Supreme Court agrees to hear R-71 signature privacy case
WASHINGTON, DC: The United States Supreme Court announced on January 15, 2010 that they will take up the Referendum 71 signature privacy case. Initially, Protect Marriage Washington, a group in favor of placing the referendum on the ballot and opponent of the measure, requested a temporary restraining order to halt the public release of a list of those who signed the R-71 petition in July 2009. The United States Supreme Court ruled on October 20, 2009 to uphold the ban on releasing petition signatures.
Washington Families Standing Together had urged the country's high court not to take the case, while Protect Marriage Washington sought the court's consideration of the case. James Bopp is representing the side of signature privacy. He argues that what is at stake in the case is the First Amendment rights of voters to sign petitions in privacy.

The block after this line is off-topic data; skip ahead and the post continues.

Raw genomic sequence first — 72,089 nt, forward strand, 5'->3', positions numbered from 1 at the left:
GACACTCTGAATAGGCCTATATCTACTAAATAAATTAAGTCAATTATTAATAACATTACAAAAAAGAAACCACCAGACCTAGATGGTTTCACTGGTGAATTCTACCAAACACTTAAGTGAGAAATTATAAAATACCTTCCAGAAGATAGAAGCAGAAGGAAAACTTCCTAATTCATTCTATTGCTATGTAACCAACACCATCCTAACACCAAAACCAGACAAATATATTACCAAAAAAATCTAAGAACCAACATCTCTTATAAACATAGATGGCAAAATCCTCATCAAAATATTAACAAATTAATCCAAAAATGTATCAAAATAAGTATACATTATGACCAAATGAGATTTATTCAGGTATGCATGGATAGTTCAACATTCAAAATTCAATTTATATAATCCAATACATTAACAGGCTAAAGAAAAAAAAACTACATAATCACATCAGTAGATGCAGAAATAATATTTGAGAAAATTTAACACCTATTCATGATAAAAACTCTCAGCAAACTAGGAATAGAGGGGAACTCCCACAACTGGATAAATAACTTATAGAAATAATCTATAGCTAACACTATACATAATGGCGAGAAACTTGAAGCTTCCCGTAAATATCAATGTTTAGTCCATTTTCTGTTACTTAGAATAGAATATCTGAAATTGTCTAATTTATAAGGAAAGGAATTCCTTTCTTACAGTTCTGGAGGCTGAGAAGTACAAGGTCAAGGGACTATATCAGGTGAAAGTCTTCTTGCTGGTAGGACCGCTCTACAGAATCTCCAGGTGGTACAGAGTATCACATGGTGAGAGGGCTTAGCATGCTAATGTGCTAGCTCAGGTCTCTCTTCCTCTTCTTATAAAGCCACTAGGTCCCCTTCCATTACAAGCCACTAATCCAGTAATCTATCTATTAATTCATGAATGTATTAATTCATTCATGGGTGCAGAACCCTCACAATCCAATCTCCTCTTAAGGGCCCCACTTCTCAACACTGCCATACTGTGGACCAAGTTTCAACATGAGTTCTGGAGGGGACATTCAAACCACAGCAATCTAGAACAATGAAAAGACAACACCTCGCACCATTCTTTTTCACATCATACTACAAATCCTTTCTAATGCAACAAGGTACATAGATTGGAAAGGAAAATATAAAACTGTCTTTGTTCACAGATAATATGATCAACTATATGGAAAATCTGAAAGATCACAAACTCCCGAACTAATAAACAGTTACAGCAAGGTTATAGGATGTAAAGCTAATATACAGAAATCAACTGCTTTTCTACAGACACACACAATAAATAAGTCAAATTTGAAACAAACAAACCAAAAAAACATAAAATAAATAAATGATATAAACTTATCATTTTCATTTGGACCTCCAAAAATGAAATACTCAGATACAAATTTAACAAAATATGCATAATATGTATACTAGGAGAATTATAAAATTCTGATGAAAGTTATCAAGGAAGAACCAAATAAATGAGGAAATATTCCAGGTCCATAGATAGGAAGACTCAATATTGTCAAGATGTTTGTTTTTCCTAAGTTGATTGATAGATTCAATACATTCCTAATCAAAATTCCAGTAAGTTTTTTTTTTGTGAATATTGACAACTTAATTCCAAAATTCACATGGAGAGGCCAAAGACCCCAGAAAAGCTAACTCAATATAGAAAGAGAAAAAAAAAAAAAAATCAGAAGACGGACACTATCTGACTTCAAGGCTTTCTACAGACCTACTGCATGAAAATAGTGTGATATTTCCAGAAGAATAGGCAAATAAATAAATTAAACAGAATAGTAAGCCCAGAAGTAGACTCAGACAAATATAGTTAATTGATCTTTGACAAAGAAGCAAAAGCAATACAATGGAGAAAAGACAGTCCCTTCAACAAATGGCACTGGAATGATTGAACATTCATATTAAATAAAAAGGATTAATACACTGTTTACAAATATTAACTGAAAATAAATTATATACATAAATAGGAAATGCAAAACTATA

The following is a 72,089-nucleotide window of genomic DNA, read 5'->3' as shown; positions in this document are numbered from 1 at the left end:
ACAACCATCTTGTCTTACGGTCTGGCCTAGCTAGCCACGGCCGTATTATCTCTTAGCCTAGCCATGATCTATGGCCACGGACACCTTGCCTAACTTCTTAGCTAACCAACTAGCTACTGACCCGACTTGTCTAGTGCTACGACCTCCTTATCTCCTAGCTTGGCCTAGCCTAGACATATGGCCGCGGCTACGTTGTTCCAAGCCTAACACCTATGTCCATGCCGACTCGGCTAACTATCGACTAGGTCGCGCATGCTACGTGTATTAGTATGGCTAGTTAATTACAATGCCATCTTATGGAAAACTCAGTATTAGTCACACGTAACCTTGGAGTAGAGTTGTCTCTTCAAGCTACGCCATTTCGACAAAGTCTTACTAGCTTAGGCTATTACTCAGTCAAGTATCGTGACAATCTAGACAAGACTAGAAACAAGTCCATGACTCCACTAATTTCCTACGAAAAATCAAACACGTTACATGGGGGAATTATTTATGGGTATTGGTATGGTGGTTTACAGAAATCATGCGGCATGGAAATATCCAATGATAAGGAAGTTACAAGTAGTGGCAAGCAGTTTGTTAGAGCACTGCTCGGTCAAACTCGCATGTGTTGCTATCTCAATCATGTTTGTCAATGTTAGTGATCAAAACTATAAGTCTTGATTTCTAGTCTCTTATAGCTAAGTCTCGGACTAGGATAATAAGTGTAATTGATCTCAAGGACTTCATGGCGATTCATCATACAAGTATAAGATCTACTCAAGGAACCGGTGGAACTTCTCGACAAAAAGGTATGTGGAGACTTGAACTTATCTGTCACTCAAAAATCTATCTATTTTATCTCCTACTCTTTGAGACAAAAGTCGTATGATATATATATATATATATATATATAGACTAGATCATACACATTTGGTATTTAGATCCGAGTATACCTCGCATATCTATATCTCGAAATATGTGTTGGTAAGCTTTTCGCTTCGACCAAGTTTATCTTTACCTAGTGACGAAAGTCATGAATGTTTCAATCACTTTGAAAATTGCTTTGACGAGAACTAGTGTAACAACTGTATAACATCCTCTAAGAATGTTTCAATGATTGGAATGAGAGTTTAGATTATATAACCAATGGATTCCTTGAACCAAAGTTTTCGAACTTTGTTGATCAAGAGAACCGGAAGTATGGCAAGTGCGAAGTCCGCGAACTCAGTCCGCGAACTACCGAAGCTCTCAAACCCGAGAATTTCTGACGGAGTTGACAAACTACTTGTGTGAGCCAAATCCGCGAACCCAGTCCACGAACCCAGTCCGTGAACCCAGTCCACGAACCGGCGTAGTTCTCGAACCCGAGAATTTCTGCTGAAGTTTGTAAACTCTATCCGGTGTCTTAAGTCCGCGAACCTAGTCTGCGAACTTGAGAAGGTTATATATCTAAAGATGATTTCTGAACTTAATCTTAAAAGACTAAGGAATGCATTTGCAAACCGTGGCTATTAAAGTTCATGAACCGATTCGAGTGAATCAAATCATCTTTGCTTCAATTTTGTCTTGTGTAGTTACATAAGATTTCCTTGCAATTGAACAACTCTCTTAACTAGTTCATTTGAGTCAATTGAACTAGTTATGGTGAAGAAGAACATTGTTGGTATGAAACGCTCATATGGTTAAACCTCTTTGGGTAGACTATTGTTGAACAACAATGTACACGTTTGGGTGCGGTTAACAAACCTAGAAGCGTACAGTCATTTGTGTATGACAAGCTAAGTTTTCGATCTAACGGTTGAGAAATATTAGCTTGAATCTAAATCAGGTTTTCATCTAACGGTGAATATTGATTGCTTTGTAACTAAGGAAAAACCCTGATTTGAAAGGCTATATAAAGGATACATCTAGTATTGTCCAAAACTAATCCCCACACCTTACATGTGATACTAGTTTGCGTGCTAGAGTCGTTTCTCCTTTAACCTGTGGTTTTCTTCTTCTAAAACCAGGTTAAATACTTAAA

The SCOTUS decision came four days after the high court blocked television cameras in the Proposition 8 courtroom, as the federal trial proceeds in that case.
- Washington Referendum 71 (2009)
- Eyman privacy case awaits Referendum 71 ruling
- SCOTUS upholds R-71 ban on petition names
- SCOTUS to decide in January whether to take R-71 case
- New York Times, "Court to Rule on Right to Privacy for Referendum Petition Signers," January 15, 2010
- Seattle Post Intelligencer, "Public or private? U.S. Supreme Court considers state gay rights case," January 14, 2010
- The New York Times, "Privacy Looms Over Gay Rights Vote," October 31, 2009
- Seattle Times, "U.S. Supreme Court accepts Ref. 71 case," January 15, 2010
- Associated Press, "Court to decide if petition signers' names public," January 15, 2010